Volcano vs Dinosaurs: A Geological Review of the ‘Jurassic World’ Trailer

Tuesday, December 19, 2017


The new trailer for the upcoming latest chapter of the successful Jurassic Park franchise, with the title Jurassic World: Fallen Kingdom, reveals what seems to be some basics of the plot. Years after the dream of an adventure park featuring real, cloned dinosaurs, failed again, the survivors go back to the island, where something survived. Other than in the original novel, there was never an attempt to eradicate the loose dinosaurs, so they proliferated over time. This is a biological impossibility, as such a small island could never host so many different dinosaur species, especially predators.

The trailer also features some geological oddities.

Supposedly a rescue mission is organized to save some samples or animals from the abandoned park, as the island is doomed by an impending volcanic eruption. In the novel, it’s mentioned that the park uses geothermal energy to power itself, so building a park on an active volcano was supposedly part of the plan. Also, geologically active areas are far more interesting, featuring a complex landscape with mountains and rivers, so that may have been advantageous for marketing the park. Geological stable areas, like deserts, tend to be smoothed by erosion and thereby far less appealing to our senses.

After the crew arrives, the situation quickly escalates and Owen Grady, actor Chris Pratt’s character in the movie, soon has to run not only from the dinosaurs but also a volcanic eruption. One scene shows a dark cloud rushing down from an exploding mountain, likely a pyroclastic flow. Grady, together with various dinosaurs, manages to stay ahead of the flow and probably also survives.

Pyroclastic flows (also pyroclastic density currents, or PCDs) are avalanches of hot gases, volcanic ash, and boulders, traveling at a speed exceeding in most cases 50 miles per hour. The fastest, professional sprinter can reach 30 miles per hour, but only over a short distance.

It’s impossible to escape a pyroclastic flow if you’re standing or running in its path. Indeed PCDs are among the most lethal volcanic phenomena. A series of pyroclastic flows during the eruption of Mount Pelée in 1902 killed estimated 20,000-40,000 people. Only three survivors were reported. The young shoemaker Léon Compère-Léandre (1874-1936) managed to escape, his home was located at the border of the city of St. Pierre, where the PCD stopped. Still, he was severely burned. As for the dinosaurs, it’s hard to give estimates for running velocity. Models, based on fossil trackways and dinosaur anatomy, suggest that some, agile species (* there are some unidentified, small dinosaurs seen in the trailer) reached 50 miles per hour. Still barely enough to outrun a PCD under perfect conditions, like plain terrain.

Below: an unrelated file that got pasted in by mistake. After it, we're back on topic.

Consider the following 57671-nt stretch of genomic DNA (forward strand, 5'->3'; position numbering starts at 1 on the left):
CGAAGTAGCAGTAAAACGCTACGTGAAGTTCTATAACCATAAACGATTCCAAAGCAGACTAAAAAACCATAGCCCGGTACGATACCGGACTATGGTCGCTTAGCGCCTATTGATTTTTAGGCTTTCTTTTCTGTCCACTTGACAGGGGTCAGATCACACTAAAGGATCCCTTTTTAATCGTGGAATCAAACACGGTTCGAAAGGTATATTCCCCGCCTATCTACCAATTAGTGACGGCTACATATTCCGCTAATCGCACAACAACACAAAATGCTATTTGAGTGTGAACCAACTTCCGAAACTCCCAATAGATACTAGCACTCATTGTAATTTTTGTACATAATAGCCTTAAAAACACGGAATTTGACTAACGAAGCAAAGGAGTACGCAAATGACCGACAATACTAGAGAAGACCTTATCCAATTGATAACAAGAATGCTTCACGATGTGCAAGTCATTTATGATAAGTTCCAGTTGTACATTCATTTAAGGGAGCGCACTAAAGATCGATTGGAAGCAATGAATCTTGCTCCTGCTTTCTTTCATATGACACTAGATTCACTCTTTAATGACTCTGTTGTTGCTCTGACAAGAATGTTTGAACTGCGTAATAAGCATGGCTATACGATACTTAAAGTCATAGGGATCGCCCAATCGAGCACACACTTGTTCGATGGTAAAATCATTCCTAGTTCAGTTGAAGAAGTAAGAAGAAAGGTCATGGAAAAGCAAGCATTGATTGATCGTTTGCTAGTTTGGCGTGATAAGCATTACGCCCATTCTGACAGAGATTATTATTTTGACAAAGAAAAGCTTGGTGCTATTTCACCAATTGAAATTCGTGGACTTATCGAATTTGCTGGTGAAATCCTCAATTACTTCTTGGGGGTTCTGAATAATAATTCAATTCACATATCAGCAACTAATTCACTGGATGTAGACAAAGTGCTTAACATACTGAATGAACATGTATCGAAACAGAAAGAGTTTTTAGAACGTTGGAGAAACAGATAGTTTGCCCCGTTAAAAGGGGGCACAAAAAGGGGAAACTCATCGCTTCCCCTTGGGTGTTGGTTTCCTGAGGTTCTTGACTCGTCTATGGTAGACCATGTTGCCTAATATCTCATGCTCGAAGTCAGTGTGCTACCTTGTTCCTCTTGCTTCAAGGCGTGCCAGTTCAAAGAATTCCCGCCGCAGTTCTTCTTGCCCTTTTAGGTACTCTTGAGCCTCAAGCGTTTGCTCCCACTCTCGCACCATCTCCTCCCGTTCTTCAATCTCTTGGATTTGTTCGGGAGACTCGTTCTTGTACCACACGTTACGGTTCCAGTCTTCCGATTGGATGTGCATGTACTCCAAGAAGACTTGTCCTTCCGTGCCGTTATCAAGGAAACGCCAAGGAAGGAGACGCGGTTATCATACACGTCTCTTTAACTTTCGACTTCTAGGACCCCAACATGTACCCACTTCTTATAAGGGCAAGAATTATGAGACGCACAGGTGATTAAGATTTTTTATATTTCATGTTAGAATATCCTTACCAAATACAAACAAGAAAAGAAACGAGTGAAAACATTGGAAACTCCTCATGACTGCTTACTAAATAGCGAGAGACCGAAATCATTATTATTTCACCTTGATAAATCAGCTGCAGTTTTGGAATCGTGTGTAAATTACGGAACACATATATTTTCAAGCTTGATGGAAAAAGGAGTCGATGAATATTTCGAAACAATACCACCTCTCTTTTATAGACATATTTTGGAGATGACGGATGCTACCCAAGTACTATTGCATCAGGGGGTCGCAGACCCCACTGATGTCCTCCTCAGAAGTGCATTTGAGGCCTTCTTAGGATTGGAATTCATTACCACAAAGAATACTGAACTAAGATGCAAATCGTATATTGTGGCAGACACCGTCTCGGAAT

You can run, but you can’t escape. Image shared by Dr. Janine Krippner on twitter. Fair Use.

PCDs can travel vast distances, up to 50 miles from the volcano’s crater. From the eruption that destroyed Pompeii in 79 AD, we know that PCDs are lethal up to six miles from the volcano. The heat is so intense that it instantly burns the outer layers of skin and flesh. A body will shrink due to the loss of water by vaporization, squeezing the inner organs out from the body cavities. Even if not hit directly by the pyroclastic flow, as seen in the trailer, inhaling the still hot gases would burn Grady’s lungs, drowning our hero with his own fluids.

It’s curious to note, that a prehistoric reptile, even if not dinosaur, killed by a PCD is known from the fossil record. Discovered in 1931 by  Gualtiero Adami, an engineer and employee at an Italian Natural History Museum, near the village of Piné (Dolomites), the fossil is today hosted in the museum of the Geological Institute of Padua. The “Tridentinosaurus antiquus” was described by paleontologist Piero Leonardi in 1959, recognizing it’s significance as a vertebrate in peculiar preservation conditions. The skeletal remains are surrounded by a carbonaceous patina and the oldest body fossil found in the Alps, dated to 200 million years. It was suggested by some authors, based on the preservation of the fossil, that the animal was killed during a volcanic eruption, by a pyroclastic flow.

A poor lizard, carbonized by a pyroclastic flow some 200 million years in the modern Dolomites. David Bressan


Source: forbes.com